A new cryptocurrency wallet stealer named BHUNT has been spotted in the wild, adding to an ever-growing list of digital currency stealing malware. More than just crypto wallets, BHUNT is also able to steal passwords stored in browsers like Google Chrome and Mozilla Firefox, as well as passwords currently stored in the clipboard of the victim system.
BHUNT is a modular stealer written in .NET and is believed to be included with fake cracked software installers, such as Windows activator software. Once this malicious installer is executed, it drops heavily encrypted interim binaries that are used to launch the main component of the BHUNT stealer. BHUNT has been seen using commercial packers such as Themida and VMProtect to create these encrypted binaries. Once these interim binaries are executed, the BHUNT malware is unpacked and ran. The malware looks for the existence of various crypto wallets including Exodus, Electrum, Atomic, Jaxx, Ethereum, Bitcoin, and Litecoin. If any crypto wallet files are found, the malware will base64 encode them and upload them to its command-and-control (C2) server. The BHUNT malware then also does a similar step of encoding and uploading any sensitive browser or clipboard information discovered.
The malware campaign has no specific target country or organization, having infected systems across the world. However, telemetry data has shown that almost all the infected systems originate from home users, who are more likely to have cryptocurrency wallet software installed on their systems or use cracked software.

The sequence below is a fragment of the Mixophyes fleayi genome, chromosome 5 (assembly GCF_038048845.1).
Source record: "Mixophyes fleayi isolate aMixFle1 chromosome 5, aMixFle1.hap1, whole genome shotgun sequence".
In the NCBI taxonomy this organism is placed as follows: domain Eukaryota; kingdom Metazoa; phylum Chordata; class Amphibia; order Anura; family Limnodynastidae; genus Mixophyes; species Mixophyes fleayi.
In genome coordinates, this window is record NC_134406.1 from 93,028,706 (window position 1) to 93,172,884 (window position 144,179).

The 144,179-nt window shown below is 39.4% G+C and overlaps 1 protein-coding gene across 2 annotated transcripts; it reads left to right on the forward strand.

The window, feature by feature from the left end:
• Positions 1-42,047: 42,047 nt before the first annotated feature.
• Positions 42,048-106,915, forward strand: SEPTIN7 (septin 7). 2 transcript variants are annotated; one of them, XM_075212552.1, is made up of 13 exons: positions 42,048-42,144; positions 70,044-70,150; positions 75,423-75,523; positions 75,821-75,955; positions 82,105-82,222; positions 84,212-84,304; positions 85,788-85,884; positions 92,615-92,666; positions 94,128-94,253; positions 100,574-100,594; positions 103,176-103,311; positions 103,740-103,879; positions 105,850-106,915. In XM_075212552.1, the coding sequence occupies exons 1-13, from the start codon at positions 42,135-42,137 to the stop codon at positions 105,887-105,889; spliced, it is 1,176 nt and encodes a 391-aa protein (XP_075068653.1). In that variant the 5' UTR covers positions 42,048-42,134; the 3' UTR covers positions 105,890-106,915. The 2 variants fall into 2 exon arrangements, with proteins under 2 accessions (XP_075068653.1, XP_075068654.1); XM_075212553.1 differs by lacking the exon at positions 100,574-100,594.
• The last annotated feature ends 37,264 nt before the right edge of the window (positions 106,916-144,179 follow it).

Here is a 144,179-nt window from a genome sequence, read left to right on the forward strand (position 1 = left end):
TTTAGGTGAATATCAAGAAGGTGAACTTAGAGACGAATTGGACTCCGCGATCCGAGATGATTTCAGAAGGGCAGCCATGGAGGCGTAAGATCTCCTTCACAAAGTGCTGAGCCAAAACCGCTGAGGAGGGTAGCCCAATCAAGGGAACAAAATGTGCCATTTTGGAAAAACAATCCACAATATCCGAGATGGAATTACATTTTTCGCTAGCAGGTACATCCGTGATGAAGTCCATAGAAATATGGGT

It is highly recommended to only use official and properly licensed software on all devices. Besides the legal ramifications of using it, pirated software installers are commonly used to spread malware and infect systems with anything from stealer malware to ransomware. Likewise, it is important to use appropriate endpoint security solutions on systems and keep them up to date. This will help prevent malware from infecting a system before it can perform any malicious activities. Finally, it is recommended to store cryptocurrency wallet private keys offline, either on a non-Internet connected device or in a hardware wallet. With the rise of Bitcoin, threat actors are increasingly writing malware to steal cryptocurrency wallet files, so making sure they are securely stored is crucial to help prevent them from siphoning all of the currency out of an account.